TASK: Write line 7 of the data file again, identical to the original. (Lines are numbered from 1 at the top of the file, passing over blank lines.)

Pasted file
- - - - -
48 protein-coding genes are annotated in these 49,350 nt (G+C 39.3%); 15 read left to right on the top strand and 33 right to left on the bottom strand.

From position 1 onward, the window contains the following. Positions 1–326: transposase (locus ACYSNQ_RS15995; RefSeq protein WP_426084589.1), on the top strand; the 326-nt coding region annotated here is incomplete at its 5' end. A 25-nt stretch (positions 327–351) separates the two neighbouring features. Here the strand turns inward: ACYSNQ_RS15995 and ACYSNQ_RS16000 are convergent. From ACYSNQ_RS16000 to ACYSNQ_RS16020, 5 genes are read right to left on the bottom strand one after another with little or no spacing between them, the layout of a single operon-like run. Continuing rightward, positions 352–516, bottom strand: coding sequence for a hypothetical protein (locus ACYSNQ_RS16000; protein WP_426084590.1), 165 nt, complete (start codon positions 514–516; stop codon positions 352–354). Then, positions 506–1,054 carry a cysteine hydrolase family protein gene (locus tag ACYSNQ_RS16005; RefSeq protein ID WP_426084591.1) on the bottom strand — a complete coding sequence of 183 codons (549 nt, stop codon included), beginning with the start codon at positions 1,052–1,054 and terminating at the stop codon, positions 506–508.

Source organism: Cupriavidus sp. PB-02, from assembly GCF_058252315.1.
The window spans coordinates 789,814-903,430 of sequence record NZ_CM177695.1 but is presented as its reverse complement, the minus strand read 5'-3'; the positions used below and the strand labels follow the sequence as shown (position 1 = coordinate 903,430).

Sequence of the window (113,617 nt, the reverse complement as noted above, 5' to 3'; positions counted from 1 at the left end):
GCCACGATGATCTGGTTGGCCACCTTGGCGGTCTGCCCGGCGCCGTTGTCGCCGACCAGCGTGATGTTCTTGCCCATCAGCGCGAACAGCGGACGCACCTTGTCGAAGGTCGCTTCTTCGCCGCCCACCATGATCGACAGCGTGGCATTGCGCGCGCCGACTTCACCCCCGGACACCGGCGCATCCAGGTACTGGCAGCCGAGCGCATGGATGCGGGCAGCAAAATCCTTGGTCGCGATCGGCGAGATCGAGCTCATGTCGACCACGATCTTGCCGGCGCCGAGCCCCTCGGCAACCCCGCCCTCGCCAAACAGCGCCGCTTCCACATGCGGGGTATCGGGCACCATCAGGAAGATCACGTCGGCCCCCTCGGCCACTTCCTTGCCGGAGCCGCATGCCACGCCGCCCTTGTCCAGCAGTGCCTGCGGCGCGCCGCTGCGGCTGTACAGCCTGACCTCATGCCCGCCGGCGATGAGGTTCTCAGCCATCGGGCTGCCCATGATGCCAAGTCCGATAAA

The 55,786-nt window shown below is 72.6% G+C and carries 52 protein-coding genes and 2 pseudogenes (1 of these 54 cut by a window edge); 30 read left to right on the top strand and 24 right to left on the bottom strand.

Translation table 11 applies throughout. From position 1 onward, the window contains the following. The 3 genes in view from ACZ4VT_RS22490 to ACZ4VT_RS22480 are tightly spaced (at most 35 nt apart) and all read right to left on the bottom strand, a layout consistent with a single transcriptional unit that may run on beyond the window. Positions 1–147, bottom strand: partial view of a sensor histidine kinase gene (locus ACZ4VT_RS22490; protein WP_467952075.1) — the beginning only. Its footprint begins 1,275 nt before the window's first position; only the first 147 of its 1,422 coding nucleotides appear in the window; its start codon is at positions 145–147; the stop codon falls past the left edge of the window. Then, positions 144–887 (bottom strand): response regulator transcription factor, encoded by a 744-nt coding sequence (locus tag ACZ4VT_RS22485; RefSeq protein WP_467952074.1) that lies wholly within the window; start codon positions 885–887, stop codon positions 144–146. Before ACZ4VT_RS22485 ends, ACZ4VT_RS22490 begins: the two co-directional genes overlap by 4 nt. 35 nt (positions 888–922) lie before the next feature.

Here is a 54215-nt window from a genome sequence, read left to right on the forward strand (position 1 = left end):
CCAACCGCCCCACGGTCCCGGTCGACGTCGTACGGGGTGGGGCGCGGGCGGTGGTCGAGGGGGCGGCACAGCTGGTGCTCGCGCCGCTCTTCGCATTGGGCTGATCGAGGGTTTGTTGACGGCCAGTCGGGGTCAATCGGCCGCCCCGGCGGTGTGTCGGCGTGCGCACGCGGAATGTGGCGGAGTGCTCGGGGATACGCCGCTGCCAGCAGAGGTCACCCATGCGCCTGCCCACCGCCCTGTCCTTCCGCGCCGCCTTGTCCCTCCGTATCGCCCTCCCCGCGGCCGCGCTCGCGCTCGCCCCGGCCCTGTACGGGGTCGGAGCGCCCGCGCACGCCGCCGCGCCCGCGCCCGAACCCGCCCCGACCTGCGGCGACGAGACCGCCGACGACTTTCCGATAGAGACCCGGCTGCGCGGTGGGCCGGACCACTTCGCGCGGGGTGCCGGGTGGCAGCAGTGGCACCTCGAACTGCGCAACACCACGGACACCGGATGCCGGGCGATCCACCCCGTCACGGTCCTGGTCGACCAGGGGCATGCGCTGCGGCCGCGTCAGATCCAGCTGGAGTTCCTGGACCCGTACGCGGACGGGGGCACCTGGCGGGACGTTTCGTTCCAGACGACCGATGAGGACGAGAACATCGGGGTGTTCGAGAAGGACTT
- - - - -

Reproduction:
The 55,786-nt window shown below is 72.6% G+C and carries 52 protein-coding genes and 2 pseudogenes (1 of these 54 cut by a window edge); 30 read left to right on the top strand and 24 right to left on the bottom strand.